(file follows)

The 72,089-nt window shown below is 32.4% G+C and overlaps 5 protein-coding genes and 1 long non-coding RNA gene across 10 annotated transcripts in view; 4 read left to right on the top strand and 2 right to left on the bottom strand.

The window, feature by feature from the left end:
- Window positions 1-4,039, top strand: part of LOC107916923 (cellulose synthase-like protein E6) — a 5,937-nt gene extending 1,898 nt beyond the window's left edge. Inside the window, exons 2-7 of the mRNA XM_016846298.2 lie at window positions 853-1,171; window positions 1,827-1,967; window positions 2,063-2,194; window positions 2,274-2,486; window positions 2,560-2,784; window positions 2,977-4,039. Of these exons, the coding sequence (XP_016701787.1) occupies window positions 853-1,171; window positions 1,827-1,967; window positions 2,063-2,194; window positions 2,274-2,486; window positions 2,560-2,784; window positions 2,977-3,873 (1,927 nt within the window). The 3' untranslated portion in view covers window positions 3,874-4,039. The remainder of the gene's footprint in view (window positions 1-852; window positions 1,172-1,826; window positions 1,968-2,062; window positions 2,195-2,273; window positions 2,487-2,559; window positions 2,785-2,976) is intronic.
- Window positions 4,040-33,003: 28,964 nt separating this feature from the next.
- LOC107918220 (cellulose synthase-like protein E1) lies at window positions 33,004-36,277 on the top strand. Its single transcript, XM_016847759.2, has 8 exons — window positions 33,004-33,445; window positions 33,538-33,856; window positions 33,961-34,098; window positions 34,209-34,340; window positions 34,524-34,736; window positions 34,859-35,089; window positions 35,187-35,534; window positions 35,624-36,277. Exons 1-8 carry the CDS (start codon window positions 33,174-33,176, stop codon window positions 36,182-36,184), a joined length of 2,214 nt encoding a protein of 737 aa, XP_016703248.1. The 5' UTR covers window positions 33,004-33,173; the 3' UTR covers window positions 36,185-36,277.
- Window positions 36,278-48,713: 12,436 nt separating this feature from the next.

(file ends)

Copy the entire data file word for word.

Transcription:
The 72,089-nt window shown below is 32.4% G+C and overlaps 5 protein-coding genes and 1 long non-coding RNA gene across 10 annotated transcripts in view; 4 read left to right on the top strand and 2 right to left on the bottom strand.

The window, feature by feature from the left end:
- Window positions 1-4,039, top strand: part of LOC107916923 (cellulose synthase-like protein E6) — a 5,937-nt gene extending 1,898 nt beyond the window's left edge. Inside the window, exons 2-7 of the mRNA XM_016846298.2 lie at window positions 853-1,171; window positions 1,827-1,967; window positions 2,063-2,194; window positions 2,274-2,486; window positions 2,560-2,784; window positions 2,977-4,039. Of these exons, the coding sequence (XP_016701787.1) occupies window positions 853-1,171; window positions 1,827-1,967; window positions 2,063-2,194; window positions 2,274-2,486; window positions 2,560-2,784; window positions 2,977-3,873 (1,927 nt within the window). The 3' untranslated portion in view covers window positions 3,874-4,039. The remainder of the gene's footprint in view (window positions 1-852; window positions 1,172-1,826; window positions 1,968-2,062; window positions 2,195-2,273; window positions 2,487-2,559; window positions 2,785-2,976) is intronic.
- Window positions 4,040-33,003: 28,964 nt separating this feature from the next.
- LOC107918220 (cellulose synthase-like protein E1) lies at window positions 33,004-36,277 on the top strand. Its single transcript, XM_016847759.2, has 8 exons — window positions 33,004-33,445; window positions 33,538-33,856; window positions 33,961-34,098; window positions 34,209-34,340; window positions 34,524-34,736; window positions 34,859-35,089; window positions 35,187-35,534; window positions 35,624-36,277. Exons 1-8 carry the CDS (start codon window positions 33,174-33,176, stop codon window positions 36,182-36,184), a joined length of 2,214 nt encoding a protein of 737 aa, XP_016703248.1. The 5' UTR covers window positions 33,004-33,173; the 3' UTR covers window positions 36,185-36,277.
- Window positions 36,278-48,713: 12,436 nt separating this feature from the next.